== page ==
If you don’t hike in wool socks you’re really just asking for trouble, wool is a fantastic fiber and friend of yours on any trail. Wool has both heat retention and moisture wicking properties, those are good things to have in a sock.

Disclaimer: Walmart don’t give me a slice of their pie, just happen to like these socks.

 

What’s in my pocket?

The world can be a real hassle on a day to day basis, from breaking a shoe string to opening a box that someone got just a bit to zealous with the packing tape. So besides every day things like a wallet and keys,what’s in your pocket. I carry a few handy things like in my wallet I have this nifty little folding knife that fits right in the credit card slot of my wallet, I just have to remember to take it out before flying or the TSA will be adding to their collection. I also carry a cheap standard pocket knife for opening boxes cutting string all kinds of uses, I’d carry a better one but I can’t tell you how many pocket knives I’ve lost. I also carry one of those bic mini lighters I don’t smoke but having something to start a fire with is never a bad idea. On my key chain is the ever popular and will never go out of style P-38 can opener, I got these things spread out all over the place, you never know when you’ll need a can opener. Not really in my pocket but always on my wrist a military grade 550 para-cord bracelet, so many uses for that I’d by typing all day. So that’s it my every time I’m out the door this is what’s in my pocket list, got something you think I need to add, have a great piece of gear you never leave the house with? Let me know.

Gear Review: Men’s SILVER RIDGE™ convertible Pants

pantsJust got a pair of Columbia brand Men’s SILVER RIDGE™ convertible Pants. They normally run around $60.00 and I got mine in the Tusk Color. Use is for warm to hot weather conditions and on the trail. They are quick-wicking pants feature built-in sun protection and plentiful storage. The main body of the paints are made from 100% nylon Silver Ridge ripstop and the mesh panels are made from 57% recycled polyester/43% polyester mesh. The Pockets have hook and loop closure so everything stays nice and secure. Great pants and dry super fast. You would think that with it beginning to get colder I would be buying something a little less summer time but out here in the high desert it can start out cold in the morning and by early afternoon it’s in the low 80’s having options is nice to have on the trail. The perfect feature is that they are convertible and you have the shorts option should you want it. We are also at a pretty high altitude so the sun is always beating down on us, as a result almost all my outdoor wear I have I purchase with sun protection. They do fit a bit small so if your a 36 X 32 I’d get the 38 x 34, each pair comes with a nylon belt so it’s fine to go a bit bigger they’ll cinch right up. They look great are light weight and comfortable, and fit perfect in a backpack. I’ll be getting at least on more pair, but what color that’s the hard part.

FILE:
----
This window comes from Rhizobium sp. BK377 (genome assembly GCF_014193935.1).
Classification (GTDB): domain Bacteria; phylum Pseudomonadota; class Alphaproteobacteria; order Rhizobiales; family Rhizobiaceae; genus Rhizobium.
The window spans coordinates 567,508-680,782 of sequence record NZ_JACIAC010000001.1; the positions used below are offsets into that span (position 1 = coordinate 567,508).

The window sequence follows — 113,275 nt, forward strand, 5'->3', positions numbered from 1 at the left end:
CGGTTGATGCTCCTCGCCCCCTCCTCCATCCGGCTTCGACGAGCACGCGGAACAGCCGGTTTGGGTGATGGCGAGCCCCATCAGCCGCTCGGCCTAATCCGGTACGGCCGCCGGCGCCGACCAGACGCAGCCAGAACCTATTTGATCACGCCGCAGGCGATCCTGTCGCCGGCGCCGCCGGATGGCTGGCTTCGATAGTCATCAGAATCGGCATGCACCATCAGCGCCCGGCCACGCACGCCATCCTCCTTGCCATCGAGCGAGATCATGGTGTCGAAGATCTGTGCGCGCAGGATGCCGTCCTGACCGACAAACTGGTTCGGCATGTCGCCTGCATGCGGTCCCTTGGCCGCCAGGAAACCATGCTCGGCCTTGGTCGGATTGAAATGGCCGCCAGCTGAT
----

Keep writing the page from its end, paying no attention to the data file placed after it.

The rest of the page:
Disclaimer: I got nothing to do with Columbia just like these paints 

Gear Review: Cold Steel Survival Edge Orange Knife

cold_steel

This week’s gear review is my go to knife for almost all my hiking and camping adventures, the Cold Steel Survival Edge.

It’s a great little knife and has all the features you need for safe knife operations.  Below are some simple specifications.

  • Blade Thick: 2.5mm
  • Blade Length: 5″
  • Handle Length: 4-1/4″
  • Overall Length: 9-1/4″

At under $25.00 and coming with a hard plastic sheath and Ferrocerium fire steel it’s a great bargain and can handle many simple camping task, sure it won’t last a life time but I’ve used it for many task and it’s still going strong and at that price point you can buy two or three. I carry one in my EDC (every day carry), and BOB (bug out bag) too. The orange handle (hard to loose when you drop it at a camp site) is hollow and I store fire started in it plus it floats. The knife is strong and sharp, if you don’t like that glowing orange handle it comes in standard black too.

The tang of the blade only extends into the handle about an inch, so this in not a pry-bar and you’re going to need something a bit more heavy if you need to chop some wood, but as a general camping, backpacking knife you can’t go wrong.

Disclaimer: I am not endorsed by Cold Steel in anyway, the views of dthomasdigital are strictly opinions only.

A blog to Visit: Preparedness Advice Blog

I’m really a huge fan of the blog Preparedness Advice Blog, it’s really chocked full of great advice. My favorite post are the numerous post on food storage and food preparation but it’s so much more than that. They are prolific bloggers and have a new post almost everyday. You’re bound to learn something new I know I have. So check them out, you’ll be glad you did and they’ve earned the top spot on my links section.

Got a blog that you think belongs in the links? Tell me about it and I’ll review it here.

Working out the bugs.

Just a post to help work on some testing for the site, thinking about posting instructions on making home-made fire starters. Stay Tuned.